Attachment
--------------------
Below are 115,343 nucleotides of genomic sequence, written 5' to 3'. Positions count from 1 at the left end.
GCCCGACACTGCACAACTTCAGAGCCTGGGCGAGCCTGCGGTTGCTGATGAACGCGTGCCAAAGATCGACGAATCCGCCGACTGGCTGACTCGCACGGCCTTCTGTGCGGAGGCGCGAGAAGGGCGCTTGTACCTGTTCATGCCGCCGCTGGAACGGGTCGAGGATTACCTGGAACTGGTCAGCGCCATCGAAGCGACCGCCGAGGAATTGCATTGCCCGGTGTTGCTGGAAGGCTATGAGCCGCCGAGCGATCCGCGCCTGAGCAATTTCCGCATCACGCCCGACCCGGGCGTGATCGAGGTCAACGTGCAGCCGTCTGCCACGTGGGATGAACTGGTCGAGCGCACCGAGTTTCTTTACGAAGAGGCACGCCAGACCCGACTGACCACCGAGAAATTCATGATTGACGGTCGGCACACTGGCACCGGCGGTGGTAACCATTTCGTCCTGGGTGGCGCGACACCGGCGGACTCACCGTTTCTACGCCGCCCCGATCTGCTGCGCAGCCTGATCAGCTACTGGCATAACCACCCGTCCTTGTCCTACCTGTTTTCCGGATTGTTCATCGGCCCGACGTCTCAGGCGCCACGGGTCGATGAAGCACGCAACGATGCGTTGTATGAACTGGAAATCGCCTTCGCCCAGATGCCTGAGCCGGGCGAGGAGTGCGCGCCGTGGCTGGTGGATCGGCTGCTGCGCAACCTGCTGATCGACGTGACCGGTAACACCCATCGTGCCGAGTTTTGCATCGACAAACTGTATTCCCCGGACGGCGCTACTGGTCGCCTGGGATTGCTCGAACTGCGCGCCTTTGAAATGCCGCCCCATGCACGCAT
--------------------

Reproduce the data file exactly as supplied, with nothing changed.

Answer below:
Below are 115,343 nucleotides of genomic sequence, written 5' to 3'. Positions count from 1 at the left end.
GCCCGACACTGCACAACTTCAGAGCCTGGGCGAGCCTGCGGTTGCTGATGAACGCGTGCCAAAGATCGACGAATCCGCCGACTGGCTGACTCGCACGGCCTTCTGTGCGGAGGCGCGAGAAGGGCGCTTGTACCTGTTCATGCCGCCGCTGGAACGGGTCGAGGATTACCTGGAACTGGTCAGCGCCATCGAAGCGACCGCCGAGGAATTGCATTGCCCGGTGTTGCTGGAAGGCTATGAGCCGCCGAGCGATCCGCGCCTGAGCAATTTCCGCATCACGCCCGACCCGGGCGTGATCGAGGTCAACGTGCAGCCGTCTGCCACGTGGGATGAACTGGTCGAGCGCACCGAGTTTCTTTACGAAGAGGCACGCCAGACCCGACTGACCACCGAGAAATTCATGATTGACGGTCGGCACACTGGCACCGGCGGTGGTAACCATTTCGTCCTGGGTGGCGCGACACCGGCGGACTCACCGTTTCTACGCCGCCCCGATCTGCTGCGCAGCCTGATCAGCTACTGGCATAACCACCCGTCCTTGTCCTACCTGTTTTCCGGATTGTTCATCGGCCCGACGTCTCAGGCGCCACGGGTCGATGAAGCACGCAACGATGCGTTGTATGAACTGGAAATCGCCTTCGCCCAGATGCCTGAGCCGGGCGAGGAGTGCGCGCCGTGGCTGGTGGATCGGCTGCTGCGCAACCTGCTGATCGACGTGACCGGTAACACCCATCGTGCCGAGTTTTGCATCGACAAACTGTATTCCCCGGACGGCGCTACTGGTCGCCTGGGATTGCTCGAACTGCGCGCCTTTGAAATGCCGCCCCATGCACGCAT